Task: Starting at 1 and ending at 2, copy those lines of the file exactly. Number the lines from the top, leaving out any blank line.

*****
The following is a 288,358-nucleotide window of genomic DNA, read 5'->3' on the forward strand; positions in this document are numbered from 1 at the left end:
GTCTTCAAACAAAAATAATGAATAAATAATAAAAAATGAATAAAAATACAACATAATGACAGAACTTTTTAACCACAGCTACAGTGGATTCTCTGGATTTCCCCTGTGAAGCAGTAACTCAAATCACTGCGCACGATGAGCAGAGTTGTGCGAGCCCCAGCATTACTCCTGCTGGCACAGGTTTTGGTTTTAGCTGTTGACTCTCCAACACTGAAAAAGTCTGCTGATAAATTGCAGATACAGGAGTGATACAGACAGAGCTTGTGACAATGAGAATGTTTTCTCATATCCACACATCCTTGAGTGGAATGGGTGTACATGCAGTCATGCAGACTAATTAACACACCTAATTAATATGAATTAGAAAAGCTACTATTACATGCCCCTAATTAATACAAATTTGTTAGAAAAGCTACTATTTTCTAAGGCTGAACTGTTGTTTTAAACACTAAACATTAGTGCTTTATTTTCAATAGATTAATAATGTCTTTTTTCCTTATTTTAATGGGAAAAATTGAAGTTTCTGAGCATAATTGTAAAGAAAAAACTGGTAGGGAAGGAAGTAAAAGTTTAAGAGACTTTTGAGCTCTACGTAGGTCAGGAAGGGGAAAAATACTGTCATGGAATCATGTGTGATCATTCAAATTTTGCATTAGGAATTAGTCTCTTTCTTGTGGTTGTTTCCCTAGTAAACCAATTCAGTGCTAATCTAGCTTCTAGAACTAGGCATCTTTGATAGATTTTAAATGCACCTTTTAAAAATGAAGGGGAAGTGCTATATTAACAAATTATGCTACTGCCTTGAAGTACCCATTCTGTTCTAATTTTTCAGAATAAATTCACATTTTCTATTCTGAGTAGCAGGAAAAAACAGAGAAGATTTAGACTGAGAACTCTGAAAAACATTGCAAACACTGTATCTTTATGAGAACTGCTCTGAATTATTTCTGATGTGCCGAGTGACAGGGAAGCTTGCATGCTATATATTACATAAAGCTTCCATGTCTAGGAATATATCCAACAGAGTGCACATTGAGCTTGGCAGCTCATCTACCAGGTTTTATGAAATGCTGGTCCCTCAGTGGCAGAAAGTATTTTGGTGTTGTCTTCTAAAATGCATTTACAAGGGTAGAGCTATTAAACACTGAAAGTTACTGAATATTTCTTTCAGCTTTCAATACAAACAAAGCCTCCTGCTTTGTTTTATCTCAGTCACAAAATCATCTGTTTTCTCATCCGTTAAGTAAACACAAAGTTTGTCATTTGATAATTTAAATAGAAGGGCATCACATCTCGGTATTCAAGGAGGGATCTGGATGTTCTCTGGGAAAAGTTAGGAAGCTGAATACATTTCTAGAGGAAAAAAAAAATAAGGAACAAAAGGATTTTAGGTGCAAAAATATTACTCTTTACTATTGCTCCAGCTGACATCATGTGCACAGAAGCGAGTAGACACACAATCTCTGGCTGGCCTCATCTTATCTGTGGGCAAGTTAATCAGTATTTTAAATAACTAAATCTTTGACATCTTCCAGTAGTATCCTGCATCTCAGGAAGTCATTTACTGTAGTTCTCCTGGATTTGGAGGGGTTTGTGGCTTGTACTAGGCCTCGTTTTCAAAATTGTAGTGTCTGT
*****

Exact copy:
The following is a 288,358-nucleotide window of genomic DNA, read 5'->3' on the forward strand; positions in this document are numbered from 1 at the left end:
GTCTTCAAACAAAAATAATGAATAAATAATAAAAAATGAATAAAAATACAACATAATGACAGAACTTTTTAACCACAGCTACAGTGGATTCTCTGGATTTCCCCTGTGAAGCAGTAACTCAAATCACTGCGCACGATGAGCAGAGTTGTGCGAGCCCCAGCATTACTCCTGCTGGCACAGGTTTTGGTTTTAGCTGTTGACTCTCCAACACTGAAAAAGTCTGCTGATAAATTGCAGATACAGGAGTGATACAGACAGAGCTTGTGACAATGAGAATGTTTTCTCATATCCACACATCCTTGAGTGGAATGGGTGTACATGCAGTCATGCAGACTAATTAACACACCTAATTAATATGAATTAGAAAAGCTACTATTACATGCCCCTAATTAATACAAATTTGTTAGAAAAGCTACTATTTTCTAAGGCTGAACTGTTGTTTTAAACACTAAACATTAGTGCTTTATTTTCAATAGATTAATAATGTCTTTTTTCCTTATTTTAATGGGAAAAATTGAAGTTTCTGAGCATAATTGTAAAGAAAAAACTGGTAGGGAAGGAAGTAAAAGTTTAAGAGACTTTTGAGCTCTACGTAGGTCAGGAAGGGGAAAAATACTGTCATGGAATCATGTGTGATCATTCAAATTTTGCATTAGGAATTAGTCTCTTTCTTGTGGTTGTTTCCCTAGTAAACCAATTCAGTGCTAATCTAGCTTCTAGAACTAGGCATCTTTGATAGATTTTAAATGCACCTTTTAAAAATGAAGGGGAAGTGCTATATTAACAAATTATGCTACTGCCTTGAAGTACCCATTCTGTTCTAATTTTTCAGAATAAATTCACATTTTCTATTCTGAGTAGCAGGAAAAAACAGAGAAGATTTAGACTGAGAACTCTGAAAAACATTGCAAACACTGTATCTTTATGAGAACTGCTCTGAATTATTTCTGATGTGCCGAGTGACAGGGAAGCTTGCATGCTATATATTACATAAAGCTTCCATGTCTAGGAATATATCCAACAGAGTGCACATTGAGCTTGGCAGCTCATCTACCAGGTTTTATGAAATGCTGGTCCCTCAGTGGCAGAAAGTATTTTGGTGTTGTCTTCTAAAATGCATTTACAAGGGTAGAGCTATTAAACACTGAAAGTTACTGAATATTTCTTTCAGCTTTCAATACAAACAAAGCCTCCTGCTTTGTTTTATCTCAGTCACAAAATCATCTGTTTTCTCATCCGTTAAGTAAACACAAAGTTTGTCATTTGATAATTTAAATAGAAGGGCATCACATCTCGGTATTCAAGGAGGGATCTGGATGTTCTCTGGGAAAAGTTAGGAAGCTGAATACATTTCTAGAGGAAAAAAAAAATAAGGAACAAAAGGATTTTAGGTGCAAAAATATTACTCTTTACTATTGCTCCAGCTGACATCATGTGCACAGAAGCGAGTAGACACACAATCTCTGGCTGGCCTCATCTTATCTGTGGGCAAGTTAATCAGTATTTTAAATAACTAAATCTTTGACATCTTCCAGTAGTATCCTGCATCTCAGGAAGTCATTTACTGTAGTTCTCCTGGATTTGGAGGGGTTTGTGGCTTGTACTAGGCCTCGTTTTCAAAATTGTAGTGTCTGT